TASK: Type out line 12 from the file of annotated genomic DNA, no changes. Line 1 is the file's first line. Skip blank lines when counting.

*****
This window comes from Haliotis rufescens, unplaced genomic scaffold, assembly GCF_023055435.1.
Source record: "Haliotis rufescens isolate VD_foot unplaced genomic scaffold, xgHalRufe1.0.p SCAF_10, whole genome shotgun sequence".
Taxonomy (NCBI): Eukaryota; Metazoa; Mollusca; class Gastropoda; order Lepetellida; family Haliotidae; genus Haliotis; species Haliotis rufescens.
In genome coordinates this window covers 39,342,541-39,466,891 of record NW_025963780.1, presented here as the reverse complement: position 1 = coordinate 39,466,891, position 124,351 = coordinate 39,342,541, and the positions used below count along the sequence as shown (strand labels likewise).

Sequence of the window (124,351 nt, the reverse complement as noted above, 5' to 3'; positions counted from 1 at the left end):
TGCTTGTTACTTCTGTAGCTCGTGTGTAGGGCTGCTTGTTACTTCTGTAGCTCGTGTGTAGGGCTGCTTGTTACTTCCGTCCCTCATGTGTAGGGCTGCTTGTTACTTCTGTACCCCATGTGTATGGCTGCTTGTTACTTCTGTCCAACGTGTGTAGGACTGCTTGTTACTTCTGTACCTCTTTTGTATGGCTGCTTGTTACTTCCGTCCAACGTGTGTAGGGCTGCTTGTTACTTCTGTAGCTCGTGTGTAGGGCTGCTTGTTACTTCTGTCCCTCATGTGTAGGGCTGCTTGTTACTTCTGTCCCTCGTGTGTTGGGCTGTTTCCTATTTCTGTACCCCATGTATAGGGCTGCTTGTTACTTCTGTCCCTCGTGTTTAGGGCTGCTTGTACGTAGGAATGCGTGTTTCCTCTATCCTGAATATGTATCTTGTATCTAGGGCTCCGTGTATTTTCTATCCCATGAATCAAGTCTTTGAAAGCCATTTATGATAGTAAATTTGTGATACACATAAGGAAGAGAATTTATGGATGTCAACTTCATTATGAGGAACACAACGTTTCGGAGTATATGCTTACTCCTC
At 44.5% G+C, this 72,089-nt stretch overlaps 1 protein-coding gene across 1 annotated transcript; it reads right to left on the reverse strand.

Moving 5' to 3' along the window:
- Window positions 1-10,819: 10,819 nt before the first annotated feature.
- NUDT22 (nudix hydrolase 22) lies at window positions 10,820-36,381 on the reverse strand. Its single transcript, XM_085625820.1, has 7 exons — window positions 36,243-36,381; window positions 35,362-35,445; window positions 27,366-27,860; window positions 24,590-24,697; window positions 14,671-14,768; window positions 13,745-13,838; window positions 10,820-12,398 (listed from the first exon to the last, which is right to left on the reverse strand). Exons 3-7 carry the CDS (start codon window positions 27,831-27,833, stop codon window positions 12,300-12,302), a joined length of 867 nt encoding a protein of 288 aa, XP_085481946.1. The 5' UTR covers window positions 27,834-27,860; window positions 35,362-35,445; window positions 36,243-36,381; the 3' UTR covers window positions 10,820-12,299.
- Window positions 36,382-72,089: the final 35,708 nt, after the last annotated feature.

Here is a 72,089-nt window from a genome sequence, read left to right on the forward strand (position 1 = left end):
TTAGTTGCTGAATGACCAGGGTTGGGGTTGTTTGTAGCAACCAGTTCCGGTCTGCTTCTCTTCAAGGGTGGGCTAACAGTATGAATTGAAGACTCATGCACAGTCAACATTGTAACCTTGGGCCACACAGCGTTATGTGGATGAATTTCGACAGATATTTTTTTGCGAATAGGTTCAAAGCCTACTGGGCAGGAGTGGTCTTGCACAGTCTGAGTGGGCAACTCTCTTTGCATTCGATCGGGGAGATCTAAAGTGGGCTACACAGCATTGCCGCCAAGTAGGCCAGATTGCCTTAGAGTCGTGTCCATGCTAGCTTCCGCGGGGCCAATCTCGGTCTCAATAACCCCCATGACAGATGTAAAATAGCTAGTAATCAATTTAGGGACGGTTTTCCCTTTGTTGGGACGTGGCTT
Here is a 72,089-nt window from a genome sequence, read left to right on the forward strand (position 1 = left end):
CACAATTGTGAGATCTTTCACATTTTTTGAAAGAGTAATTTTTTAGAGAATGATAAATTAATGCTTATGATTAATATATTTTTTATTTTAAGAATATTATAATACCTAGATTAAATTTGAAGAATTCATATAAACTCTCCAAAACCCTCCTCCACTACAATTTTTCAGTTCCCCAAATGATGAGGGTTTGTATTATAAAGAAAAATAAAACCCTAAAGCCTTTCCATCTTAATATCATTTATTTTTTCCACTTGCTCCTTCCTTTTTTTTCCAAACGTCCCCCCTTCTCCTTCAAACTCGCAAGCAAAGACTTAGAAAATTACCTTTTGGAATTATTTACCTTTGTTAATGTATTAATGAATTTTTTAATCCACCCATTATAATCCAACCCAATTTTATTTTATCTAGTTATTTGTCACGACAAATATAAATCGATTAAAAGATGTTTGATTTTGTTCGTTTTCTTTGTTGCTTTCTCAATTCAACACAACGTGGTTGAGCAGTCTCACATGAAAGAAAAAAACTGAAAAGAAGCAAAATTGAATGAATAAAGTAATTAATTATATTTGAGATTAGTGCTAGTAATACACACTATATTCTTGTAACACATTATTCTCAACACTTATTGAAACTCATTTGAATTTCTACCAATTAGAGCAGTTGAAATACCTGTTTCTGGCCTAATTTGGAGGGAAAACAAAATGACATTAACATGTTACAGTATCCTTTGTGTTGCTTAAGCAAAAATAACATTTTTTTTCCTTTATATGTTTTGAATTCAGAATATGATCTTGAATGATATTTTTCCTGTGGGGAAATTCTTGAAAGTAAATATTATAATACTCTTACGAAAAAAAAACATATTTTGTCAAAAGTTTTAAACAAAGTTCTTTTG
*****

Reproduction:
Here is a 72,089-nt window from a genome sequence, read left to right on the forward strand (position 1 = left end):